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‘Sacrilegion’ by L. Lamar Wilson

‘Sacrilegion’ by L. Lamar Wilson

Author: Jerome Murphy

June 15, 2013

It’s far too easy to see an elision of religion and sacrilege in the title of L. Lamar Wilson’s bombshell of a collection, Sacrilegion (Carolina Wren Press), and thereby overlook the third member of a trinity: legion.

In a multi-voiced gospel, transcribed–as if in tattoo inks– from searing experience, religion is the presiding Father, sacrilege its rebellious Son, and legion the holy swarm of ghosts, revered ancestors and fallen angels, that haunt a kaleidoscopic narrative. These include the speakers’ own matriarchs and patriarchs, Claude Neal (victim of a 1934 lynch mob), Seminole forebears, murderous hustlers, Michael Jackson, Henrietta Lacks, and the lovers who, while physically accessible, might as well be “two oceans away from this bed where I seethe.”

Wilson is a gorgeously organic channeler, and perhaps because personal, as opposed to institutional, spiritual practices create a zone where “foreplay and torture blur,” his stylistic gestures enact this inextricability, often with syntactic twists. In “Dreamboys” the speaker’s nephew disrupts a patriarchal line with his effeminate performative flair, but is captured in the moment where he realizes this isn’t

how brown boys win favor. Searches
my eyes for answers. Mirrors
a sadness no song can shake.

Characteristic of the mileage in Wilson’s enjambments, “mirrors” is, heartbreakingly, both noun and verb. Typically, Sacrilegion’s fusions of meaning, with masochistic innuendo, engender erotic alarm: “Learn/ to lie, son. Lick the salty stream/ as it drips from nose to philtrum to lip” (“Woe Unto You, Sons”). What seems deliberately evocative of palpitating climax actually describes blood still running from bullying fists in the locker room. Eros is possible: but pain is inescapable.

Sonically, Sacrilegion is a delicious Sunday meal – even in moments where chillingly medical lexicons diagnose bodily and spiritual maladies. In “Cystoscopy as Transfiguration,” the speaker observes “…the clamp he places around my head/ after its Betadine & Lidocaine bath./ Maybe because of the lick of his lips as he sheaths my lap/ in protective plastic, my shaft at half-mast, the rest of me shifting…” Or try “My left hand jerks like a catfish, hooked but/ not yet dead, all nerves,” on the triage table of  “Giving Up the Ghost.”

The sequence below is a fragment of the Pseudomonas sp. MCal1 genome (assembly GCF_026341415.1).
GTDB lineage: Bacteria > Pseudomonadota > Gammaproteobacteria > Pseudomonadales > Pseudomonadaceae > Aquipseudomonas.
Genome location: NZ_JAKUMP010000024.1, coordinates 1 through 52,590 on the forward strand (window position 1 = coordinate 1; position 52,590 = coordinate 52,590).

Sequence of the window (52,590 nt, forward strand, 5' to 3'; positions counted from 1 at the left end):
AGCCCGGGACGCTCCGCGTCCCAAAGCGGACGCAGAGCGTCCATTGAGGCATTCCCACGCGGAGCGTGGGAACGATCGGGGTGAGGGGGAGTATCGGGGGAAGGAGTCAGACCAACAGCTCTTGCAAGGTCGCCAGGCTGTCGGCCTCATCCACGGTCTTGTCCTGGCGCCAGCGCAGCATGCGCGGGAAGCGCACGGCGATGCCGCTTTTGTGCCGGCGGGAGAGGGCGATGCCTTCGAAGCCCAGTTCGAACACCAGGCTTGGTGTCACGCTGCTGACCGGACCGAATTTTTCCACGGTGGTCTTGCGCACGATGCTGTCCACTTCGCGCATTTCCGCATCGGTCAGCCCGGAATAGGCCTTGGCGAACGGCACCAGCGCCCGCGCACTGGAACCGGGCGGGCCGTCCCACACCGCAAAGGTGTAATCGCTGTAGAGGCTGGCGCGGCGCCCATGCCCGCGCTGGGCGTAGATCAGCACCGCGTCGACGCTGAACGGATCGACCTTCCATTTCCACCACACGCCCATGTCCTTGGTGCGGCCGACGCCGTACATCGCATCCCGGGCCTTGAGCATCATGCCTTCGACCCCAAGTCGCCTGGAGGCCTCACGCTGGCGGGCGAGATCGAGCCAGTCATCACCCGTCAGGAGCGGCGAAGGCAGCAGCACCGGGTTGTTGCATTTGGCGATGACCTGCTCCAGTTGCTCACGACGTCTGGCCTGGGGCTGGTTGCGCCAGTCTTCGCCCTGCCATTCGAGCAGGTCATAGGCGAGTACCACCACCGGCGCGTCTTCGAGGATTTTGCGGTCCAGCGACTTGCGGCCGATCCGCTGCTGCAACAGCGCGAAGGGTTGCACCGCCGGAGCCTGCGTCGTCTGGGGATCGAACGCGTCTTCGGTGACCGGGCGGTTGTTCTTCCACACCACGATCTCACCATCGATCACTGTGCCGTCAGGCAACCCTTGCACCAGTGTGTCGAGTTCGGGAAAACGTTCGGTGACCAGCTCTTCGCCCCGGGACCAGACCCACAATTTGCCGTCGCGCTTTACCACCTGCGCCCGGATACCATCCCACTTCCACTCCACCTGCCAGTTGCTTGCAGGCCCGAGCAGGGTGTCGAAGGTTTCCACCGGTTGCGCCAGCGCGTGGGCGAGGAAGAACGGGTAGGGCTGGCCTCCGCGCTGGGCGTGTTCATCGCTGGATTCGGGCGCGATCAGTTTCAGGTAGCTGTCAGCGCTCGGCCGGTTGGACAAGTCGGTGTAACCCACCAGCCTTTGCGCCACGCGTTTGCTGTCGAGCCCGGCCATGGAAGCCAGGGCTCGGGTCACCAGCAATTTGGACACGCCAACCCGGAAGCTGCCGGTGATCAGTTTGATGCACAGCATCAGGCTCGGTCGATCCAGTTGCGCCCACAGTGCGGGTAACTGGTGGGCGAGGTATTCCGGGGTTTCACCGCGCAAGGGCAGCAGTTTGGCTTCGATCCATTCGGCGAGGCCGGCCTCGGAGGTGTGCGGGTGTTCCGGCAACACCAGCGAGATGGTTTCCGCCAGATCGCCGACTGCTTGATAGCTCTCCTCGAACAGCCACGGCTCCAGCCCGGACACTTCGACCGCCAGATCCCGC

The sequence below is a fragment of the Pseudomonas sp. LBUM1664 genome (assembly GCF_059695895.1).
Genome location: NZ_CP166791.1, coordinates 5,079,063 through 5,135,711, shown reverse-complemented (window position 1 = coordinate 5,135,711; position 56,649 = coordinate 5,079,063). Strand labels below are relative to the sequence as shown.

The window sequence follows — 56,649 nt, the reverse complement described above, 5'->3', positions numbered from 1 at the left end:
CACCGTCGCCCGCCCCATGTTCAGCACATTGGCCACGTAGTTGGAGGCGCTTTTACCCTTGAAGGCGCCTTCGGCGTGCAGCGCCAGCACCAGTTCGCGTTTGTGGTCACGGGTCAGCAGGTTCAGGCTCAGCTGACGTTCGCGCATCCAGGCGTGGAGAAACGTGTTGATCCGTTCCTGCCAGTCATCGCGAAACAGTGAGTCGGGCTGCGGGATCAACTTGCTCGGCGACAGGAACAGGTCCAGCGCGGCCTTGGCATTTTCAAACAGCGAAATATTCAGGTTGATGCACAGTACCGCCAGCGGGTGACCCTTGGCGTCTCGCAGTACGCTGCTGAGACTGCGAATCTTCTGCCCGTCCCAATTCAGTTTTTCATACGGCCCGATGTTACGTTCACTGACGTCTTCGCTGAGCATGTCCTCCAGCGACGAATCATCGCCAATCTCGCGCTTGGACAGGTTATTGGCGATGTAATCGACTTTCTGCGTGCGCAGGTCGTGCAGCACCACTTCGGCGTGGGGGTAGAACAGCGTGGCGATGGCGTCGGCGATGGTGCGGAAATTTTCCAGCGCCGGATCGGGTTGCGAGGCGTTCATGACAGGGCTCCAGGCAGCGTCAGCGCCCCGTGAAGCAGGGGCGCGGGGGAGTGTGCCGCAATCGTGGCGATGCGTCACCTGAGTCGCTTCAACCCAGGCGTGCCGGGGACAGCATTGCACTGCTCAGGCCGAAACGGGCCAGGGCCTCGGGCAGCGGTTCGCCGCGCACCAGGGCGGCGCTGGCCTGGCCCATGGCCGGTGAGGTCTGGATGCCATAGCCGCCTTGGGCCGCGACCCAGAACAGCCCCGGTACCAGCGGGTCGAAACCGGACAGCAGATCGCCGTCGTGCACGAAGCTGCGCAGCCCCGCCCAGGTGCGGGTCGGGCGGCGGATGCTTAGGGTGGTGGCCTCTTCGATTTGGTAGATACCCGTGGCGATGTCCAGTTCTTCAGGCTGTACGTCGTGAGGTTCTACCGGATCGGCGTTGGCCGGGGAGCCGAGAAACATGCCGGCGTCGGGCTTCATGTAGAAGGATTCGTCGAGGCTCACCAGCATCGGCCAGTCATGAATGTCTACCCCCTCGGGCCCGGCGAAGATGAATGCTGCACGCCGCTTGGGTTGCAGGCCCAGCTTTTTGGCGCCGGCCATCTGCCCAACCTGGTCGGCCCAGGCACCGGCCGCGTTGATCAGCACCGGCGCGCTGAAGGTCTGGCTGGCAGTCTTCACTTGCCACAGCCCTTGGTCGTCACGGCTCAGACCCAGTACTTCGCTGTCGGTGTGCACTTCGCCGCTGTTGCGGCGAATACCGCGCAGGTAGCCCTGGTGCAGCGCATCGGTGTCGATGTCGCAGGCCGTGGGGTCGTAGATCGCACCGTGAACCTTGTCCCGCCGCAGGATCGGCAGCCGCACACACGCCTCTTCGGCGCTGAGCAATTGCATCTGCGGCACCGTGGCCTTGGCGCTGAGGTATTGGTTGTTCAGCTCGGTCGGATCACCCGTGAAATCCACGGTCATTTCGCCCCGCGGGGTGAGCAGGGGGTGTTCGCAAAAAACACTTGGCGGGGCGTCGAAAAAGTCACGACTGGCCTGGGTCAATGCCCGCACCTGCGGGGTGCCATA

God the traditional entity is notably absent from the picture, and so is Lucifer – rather these appear as notions to be wrestled with in their various earthly aspects, as in the hair-raising visionary couplets of “Tarry,” with their skeptical conceit of Nepalese boy-Buddha. Likewise, the concept of immortality finds its most explicit reference in a monologue by Henrietta Lacks, whose cancer cells have lived through generations of research, HeLa becoming healer.

Wilson’s techniques are brilliantly mimetic. Visually, his use of the vocative “O” evokes the rondure of two polarizing celestial bodies over his psychic landscape, moon and sun. The sun “exposes us,” while the moon presides over ambiguities of interiority. “O lover,/ in this full moon light, teach me how/to hide inside the embrace/ of three-quarter you,/ half-you, quarter-/ you, full of me” (“Ratiocination”). Such gestures recall Plath’s lunar “O-gape of complete despair,” with its similar ironic play on notions of agape, or deity-love; Wilson, more erotic, writes: “Our heads crane, mouths agape, both begging/ for communion.”